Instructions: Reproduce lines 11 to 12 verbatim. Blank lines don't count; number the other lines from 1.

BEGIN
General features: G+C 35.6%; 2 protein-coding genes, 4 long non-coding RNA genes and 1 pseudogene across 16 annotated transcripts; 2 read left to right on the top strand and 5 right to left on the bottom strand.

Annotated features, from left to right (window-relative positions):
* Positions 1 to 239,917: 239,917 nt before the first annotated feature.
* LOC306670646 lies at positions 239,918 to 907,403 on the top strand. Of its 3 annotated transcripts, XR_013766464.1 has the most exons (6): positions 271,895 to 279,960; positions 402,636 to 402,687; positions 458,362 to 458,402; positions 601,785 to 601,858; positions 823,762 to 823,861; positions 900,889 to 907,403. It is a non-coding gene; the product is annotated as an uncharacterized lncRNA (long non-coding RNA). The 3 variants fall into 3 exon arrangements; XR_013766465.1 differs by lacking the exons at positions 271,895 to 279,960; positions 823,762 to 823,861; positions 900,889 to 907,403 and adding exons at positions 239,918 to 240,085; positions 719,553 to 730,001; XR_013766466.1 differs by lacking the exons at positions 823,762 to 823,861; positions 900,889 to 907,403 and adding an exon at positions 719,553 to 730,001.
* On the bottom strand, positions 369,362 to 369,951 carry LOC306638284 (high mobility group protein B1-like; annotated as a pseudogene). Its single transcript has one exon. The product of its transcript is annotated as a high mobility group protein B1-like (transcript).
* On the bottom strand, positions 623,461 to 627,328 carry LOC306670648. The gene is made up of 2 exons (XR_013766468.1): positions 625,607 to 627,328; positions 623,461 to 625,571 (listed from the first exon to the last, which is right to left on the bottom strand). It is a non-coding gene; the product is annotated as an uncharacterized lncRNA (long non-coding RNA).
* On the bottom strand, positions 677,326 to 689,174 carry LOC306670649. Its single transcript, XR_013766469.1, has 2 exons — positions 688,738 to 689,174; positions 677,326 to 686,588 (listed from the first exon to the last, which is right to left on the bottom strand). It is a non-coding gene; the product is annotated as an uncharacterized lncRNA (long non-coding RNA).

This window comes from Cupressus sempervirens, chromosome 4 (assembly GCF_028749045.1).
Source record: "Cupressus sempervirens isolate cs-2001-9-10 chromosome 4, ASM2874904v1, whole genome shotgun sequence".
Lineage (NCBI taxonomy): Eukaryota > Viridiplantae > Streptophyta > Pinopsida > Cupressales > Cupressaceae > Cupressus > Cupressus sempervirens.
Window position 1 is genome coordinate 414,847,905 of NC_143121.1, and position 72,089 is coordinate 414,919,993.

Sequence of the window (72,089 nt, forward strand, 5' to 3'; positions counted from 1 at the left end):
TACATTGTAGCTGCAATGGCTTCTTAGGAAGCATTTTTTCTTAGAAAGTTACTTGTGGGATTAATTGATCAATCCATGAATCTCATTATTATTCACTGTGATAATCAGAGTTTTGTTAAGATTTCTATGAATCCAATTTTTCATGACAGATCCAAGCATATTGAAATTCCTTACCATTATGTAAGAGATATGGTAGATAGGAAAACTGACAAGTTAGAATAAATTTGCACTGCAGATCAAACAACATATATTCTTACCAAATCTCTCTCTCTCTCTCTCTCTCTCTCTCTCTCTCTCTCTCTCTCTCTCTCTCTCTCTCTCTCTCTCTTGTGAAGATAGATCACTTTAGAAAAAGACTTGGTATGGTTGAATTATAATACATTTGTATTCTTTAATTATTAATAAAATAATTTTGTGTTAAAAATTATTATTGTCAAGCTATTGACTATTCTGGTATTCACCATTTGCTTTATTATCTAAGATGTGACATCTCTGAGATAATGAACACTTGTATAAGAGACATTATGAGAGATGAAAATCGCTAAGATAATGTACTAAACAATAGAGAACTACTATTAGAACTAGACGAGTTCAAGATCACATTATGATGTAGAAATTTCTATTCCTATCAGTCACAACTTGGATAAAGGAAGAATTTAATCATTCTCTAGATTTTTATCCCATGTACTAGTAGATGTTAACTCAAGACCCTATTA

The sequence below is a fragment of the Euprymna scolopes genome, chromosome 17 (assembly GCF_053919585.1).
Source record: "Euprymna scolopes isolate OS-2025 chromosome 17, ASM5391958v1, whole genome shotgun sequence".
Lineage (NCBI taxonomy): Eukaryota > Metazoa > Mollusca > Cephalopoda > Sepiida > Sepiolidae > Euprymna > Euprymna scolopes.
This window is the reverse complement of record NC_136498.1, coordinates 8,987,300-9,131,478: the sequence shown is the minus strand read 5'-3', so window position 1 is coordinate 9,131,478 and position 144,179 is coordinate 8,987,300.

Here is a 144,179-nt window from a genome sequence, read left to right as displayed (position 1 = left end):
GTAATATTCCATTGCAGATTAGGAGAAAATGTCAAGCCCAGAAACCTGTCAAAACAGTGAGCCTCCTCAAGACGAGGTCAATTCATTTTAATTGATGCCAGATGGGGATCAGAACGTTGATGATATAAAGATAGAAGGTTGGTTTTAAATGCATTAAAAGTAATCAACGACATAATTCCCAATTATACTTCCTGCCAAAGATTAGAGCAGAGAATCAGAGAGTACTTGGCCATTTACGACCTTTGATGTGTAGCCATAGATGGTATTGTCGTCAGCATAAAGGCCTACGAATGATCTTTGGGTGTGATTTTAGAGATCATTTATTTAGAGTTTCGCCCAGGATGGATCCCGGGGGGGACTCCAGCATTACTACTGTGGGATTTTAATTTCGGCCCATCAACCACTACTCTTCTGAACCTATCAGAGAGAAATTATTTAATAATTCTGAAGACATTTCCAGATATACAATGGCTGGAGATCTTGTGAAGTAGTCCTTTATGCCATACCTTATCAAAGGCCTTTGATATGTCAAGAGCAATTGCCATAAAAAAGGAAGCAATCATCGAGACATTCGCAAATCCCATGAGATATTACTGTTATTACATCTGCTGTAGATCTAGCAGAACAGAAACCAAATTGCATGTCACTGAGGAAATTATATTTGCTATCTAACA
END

Window position 1 is genome coordinate 414,847,905 of NC_143121.1, and position 72,089 is coordinate 414,919,993.

Sequence of the window (72,089 nt, forward strand, 5' to 3'; positions counted from 1 at the left end):